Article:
Tag Archives: Fishing

A story by David Boulding: If you want big fish in UPPER CAMPBELL LAKE, GO TO GEOFF CAMPBELL

Geoff is one of the 11 grandchildren of Wallace Baike and has fond memories of learning to fish with Wallace.

Wallace was one of the loggers involved in the effort to clear cut the valley for the hydro project he knows the bottom of the lake intimately because he was there for years before it was flooded. he spent years telling Geoff about the underwater landscape, where the hills, where the ponds , where the rivers and the valley features were located.

Wallace Bakie

Wallace Bakie

In the old days…1965 to 1985…..Wallace used long skinny shinny gangtrolls with worms and would take a boatload of grandchildren out for an evening. he always caught fish and if the kids were not quiet and suitably appreciative of the experience Wallace would swat the nearest kid and say…..”that is for all of you”

Geoff must have paid attention because not only has he become a big boat person, he now catches the big fish….some say the biggest trout in the lake. Read more

Flash Back Fridays

AGE WAS NO PROBLEM, PENSIONERS CATCH ‘EM

Campbell River Upper Islander, Wednesday, Sept. 25, 1974

Blindness is no handicap, 66-year old Frank Bosco with his catch

Blindness is no handicap, 66-year old Frank Bosco with his catch

Pensioners and retirees comprising a cumuative total of over 1500 years of fishing experience converged on Strathcona Park Lodge Outdoor Education Centre Friday for a weekend of fishing.   Read more

Picture This! (SPL)

Going back a few years for this "Picture This!".  Looks like this person has dinner for the next little while.

Going back a few years for this “Picture This!”. Looks like this person has dinner for the next little while.

Picture This! (SPL)

This photo was taken while sea kayaking toward the Burman River.  One of the advantages of Sea Kayaking is being quiet and able to see nature at its best.  On this particular day seals were fishing for Salmon that were swimming up the near by rivers.

This photo was taken while sea kayaking toward the Burman River. One of the advantages of Sea Kayaking is being quiet and able to see nature at its best. On this particular day seals were fishing for Salmon that were swimming up the near by rivers.

Flash Back Fridays

THE TYEE CAMP AT GOLD RIVER 1961

Jim with a big one!

Jim with a big one!

We had a fishing camp of three tent cabins at the mouth of the Gold River from 1961 until 1964. Every fish that was caught was weighed and counted by Stan Sharcott, a Fish- eries employee. We were leas- ing the land off the nearby Indian band for $300 a year. Our brochure stated at the time: The Department of Fisheries will verify our statement that this is the best place to catch Tyee Salmon (spring salmon) weighing over 30 pounds in the Pacific Northwest. Through our L odge is the only way you can fish this area. The road from Campbell River to Gold River is closed to private cars. We can have you there by boat and bus in one hour and you can return to the comforts of the L odge in the evening or stay at our tent camp to catch the very late and very early fishing. We will look after you there. Food, bedding, boat, guide and tackle are provided. After trout fishing, plan to spend two days in the West Coast/ Gold River area and catch sea run cut-throat and summer steelhead as well as Tyee. Read more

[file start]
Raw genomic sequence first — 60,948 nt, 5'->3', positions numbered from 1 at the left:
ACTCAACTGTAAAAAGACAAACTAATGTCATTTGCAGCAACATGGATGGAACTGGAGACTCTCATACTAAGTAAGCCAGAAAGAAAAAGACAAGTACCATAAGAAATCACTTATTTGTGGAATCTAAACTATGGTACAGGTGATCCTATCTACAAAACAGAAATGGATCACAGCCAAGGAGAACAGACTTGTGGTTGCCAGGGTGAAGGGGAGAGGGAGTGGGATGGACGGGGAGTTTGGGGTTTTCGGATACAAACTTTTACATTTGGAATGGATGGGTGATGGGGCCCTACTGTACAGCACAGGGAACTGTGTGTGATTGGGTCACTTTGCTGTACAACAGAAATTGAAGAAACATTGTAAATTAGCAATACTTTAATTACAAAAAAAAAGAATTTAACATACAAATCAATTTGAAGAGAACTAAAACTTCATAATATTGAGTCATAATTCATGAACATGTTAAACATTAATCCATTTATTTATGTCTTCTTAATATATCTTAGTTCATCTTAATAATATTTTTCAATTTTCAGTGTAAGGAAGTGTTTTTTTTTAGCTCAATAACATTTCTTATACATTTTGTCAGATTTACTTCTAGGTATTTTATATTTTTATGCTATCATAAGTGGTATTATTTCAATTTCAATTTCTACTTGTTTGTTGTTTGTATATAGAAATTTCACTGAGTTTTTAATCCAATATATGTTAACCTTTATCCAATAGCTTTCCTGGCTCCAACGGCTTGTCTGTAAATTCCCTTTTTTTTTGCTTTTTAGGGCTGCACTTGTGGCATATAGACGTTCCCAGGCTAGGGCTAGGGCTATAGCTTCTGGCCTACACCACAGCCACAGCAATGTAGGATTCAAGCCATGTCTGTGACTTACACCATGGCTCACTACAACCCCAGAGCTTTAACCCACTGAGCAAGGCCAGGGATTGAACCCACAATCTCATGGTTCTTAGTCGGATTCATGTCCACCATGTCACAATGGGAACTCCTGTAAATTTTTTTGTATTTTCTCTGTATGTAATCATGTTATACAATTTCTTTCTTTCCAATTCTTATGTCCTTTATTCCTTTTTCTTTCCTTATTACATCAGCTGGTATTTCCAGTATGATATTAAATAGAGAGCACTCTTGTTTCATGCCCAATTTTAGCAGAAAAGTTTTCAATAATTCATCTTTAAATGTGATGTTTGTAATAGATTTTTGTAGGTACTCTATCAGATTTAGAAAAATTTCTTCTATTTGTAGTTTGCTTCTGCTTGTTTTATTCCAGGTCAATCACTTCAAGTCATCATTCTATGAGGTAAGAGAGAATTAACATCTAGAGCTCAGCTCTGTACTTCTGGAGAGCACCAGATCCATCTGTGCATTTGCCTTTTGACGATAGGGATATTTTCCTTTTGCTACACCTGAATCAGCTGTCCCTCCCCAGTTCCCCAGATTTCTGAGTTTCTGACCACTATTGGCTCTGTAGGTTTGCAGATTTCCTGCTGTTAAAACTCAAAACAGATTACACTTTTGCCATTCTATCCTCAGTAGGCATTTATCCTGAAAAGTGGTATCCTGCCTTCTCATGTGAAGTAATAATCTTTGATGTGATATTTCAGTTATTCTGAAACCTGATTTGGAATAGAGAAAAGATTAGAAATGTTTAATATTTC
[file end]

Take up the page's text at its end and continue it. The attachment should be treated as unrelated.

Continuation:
Flashback Fridays

CANOEING STORIES

“Vancouver’s coves and bays yield secrets to canoeists” – 1981

Paddling out to sea, we guided our canoes up and over the rising ocean swells. Behind us, Vancouver Island’s rocky, storm-blown west coast receded in an early morning mist. Ahead lay three surf-beaten isles, where terns and gulls hovered in a constant, diving search for fish and where we, too, planned to catch our breakfast. Beyond these rocky points stretched the vastness of the Pacific, its endlessly rolling waves sweeping all the way to the Orient. For three days we had been exploring by canoe the inlets and fiords of Vancouver Island’s Kyuquot Sound, hidden away at the north western end of the Island, Kyuquot can only be reached by boat or by driving across several hundred miles of hazardous logging roads.  The secluded coves and inlets of the sound were originally the home of the Nootka Indians. Intrepid hunters, they faced the ocean waters in great dugout cedar canoes, travelling long distances to hunt seals, otters and killer whales.

Open ocean canoeing.

Now, in a week-long trip arranged through Strathcona Lodge (located on the Island), we followed their hunting and trading routes in modern fibreglass and aluminum canoes.
Our party of eleven tour members and two guides had first met at Strathcona for a day course in basic canoeing techniques. Paddling across a lake, we practiced forward and backward strokes, the draw and pry strokes, and the ‘J’ stroke for steering, and learned how to prevent disasters with canoe-to-canoe rescues.

 

A mixed group of engineers, business managers, home-makers, teachers and students, few of us had ever canoed before. But the lure of seeing Vancouver Island’s remote west coast in the traditional style of the Indians had appealed to all of us and we worked on our paddling skills until arms and shoulders ached.  That night we met in Strathcona’s Lodge, where our guides, Cliff Redman and Sheila Taylor, unrolled a large chart of the Island’s west coast. On paper, the coast- line was a series of black squiggles and pointed loops dipping sharply in and out of the blue sea.  Read more